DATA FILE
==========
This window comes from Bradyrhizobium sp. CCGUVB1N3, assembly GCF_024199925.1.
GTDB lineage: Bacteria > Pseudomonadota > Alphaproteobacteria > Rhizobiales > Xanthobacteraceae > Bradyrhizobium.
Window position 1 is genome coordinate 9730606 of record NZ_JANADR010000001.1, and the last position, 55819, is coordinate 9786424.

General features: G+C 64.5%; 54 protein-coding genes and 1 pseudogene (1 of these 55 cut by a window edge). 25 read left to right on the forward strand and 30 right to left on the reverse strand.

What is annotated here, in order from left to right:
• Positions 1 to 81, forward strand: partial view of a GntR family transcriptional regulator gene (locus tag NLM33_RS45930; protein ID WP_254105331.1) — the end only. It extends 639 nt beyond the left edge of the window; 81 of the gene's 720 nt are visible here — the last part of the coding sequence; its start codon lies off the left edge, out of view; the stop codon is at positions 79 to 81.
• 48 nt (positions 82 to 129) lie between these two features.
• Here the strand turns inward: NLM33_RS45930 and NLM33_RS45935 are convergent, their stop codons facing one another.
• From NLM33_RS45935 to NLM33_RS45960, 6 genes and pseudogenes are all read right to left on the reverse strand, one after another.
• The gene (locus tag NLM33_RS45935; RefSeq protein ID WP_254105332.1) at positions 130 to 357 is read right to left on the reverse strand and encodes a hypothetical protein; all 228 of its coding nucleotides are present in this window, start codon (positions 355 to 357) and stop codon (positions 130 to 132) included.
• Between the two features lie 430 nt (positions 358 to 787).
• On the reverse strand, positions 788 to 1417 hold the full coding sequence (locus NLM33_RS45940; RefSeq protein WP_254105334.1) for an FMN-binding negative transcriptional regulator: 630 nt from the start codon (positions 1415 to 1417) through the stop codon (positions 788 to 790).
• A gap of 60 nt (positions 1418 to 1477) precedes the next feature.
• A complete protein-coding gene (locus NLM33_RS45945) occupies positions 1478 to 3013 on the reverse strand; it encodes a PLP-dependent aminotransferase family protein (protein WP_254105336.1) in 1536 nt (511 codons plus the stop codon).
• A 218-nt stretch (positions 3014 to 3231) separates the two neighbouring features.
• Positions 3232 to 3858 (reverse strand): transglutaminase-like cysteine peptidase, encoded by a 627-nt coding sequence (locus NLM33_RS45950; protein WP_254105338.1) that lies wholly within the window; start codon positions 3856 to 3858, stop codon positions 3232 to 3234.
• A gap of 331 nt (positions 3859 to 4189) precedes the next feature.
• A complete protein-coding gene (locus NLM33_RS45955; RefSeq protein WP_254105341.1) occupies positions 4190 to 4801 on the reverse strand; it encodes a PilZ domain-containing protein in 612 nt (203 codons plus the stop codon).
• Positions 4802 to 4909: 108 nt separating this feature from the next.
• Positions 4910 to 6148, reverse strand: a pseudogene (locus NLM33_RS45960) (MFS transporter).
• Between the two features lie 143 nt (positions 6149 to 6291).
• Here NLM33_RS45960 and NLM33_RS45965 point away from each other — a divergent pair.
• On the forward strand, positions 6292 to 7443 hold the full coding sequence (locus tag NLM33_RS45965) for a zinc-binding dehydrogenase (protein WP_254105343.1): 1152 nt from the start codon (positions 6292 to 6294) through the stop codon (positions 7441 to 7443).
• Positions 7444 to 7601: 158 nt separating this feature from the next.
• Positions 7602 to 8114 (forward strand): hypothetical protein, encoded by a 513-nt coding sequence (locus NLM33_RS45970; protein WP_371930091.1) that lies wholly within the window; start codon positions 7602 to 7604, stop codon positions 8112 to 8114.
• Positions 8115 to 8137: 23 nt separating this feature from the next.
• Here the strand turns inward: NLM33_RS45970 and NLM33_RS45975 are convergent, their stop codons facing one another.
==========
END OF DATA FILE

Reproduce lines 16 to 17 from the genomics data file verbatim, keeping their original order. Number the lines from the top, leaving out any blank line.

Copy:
• Positions 3232 to 3858 (reverse strand): transglutaminase-like cysteine peptidase, encoded by a 627-nt coding sequence (locus NLM33_RS45950; protein WP_254105338.1) that lies wholly within the window; start codon positions 3856 to 3858, stop codon positions 3232 to 3234.
• A gap of 331 nt (positions 3859 to 4189) precedes the next feature.